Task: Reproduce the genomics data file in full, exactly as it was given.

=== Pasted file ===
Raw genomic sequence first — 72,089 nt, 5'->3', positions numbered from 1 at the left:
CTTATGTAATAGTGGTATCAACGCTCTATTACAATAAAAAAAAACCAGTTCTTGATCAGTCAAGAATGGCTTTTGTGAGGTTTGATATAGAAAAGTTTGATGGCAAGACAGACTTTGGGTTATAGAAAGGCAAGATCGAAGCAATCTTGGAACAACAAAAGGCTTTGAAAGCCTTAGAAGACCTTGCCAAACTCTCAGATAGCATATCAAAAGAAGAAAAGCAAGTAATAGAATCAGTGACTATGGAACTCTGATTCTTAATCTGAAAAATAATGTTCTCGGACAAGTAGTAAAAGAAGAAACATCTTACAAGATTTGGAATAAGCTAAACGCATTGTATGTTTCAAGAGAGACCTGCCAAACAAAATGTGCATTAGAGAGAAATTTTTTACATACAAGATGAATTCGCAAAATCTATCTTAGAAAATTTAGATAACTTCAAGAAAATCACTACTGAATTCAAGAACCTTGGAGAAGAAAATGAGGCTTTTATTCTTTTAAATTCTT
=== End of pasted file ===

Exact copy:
Raw genomic sequence first — 72,089 nt, 5'->3', positions numbered from 1 at the left:
CTTATGTAATAGTGGTATCAACGCTCTATTACAATAAAAAAAAACCAGTTCTTGATCAGTCAAGAATGGCTTTTGTGAGGTTTGATATAGAAAAGTTTGATGGCAAGACAGACTTTGGGTTATAGAAAGGCAAGATCGAAGCAATCTTGGAACAACAAAAGGCTTTGAAAGCCTTAGAAGACCTTGCCAAACTCTCAGATAGCATATCAAAAGAAGAAAAGCAAGTAATAGAATCAGTGACTATGGAACTCTGATTCTTAATCTGAAAAATAATGTTCTCGGACAAGTAGTAAAAGAAGAAACATCTTACAAGATTTGGAATAAGCTAAACGCATTGTATGTTTCAAGAGAGACCTGCCAAACAAAATGTGCATTAGAGAGAAATTTTTTACATACAAGATGAATTCGCAAAATCTATCTTAGAAAATTTAGATAACTTCAAGAAAATCACTACTGAATTCAAGAACCTTGGAGAAGAAAATGAGGCTTTTATTCTTTTAAATTCTT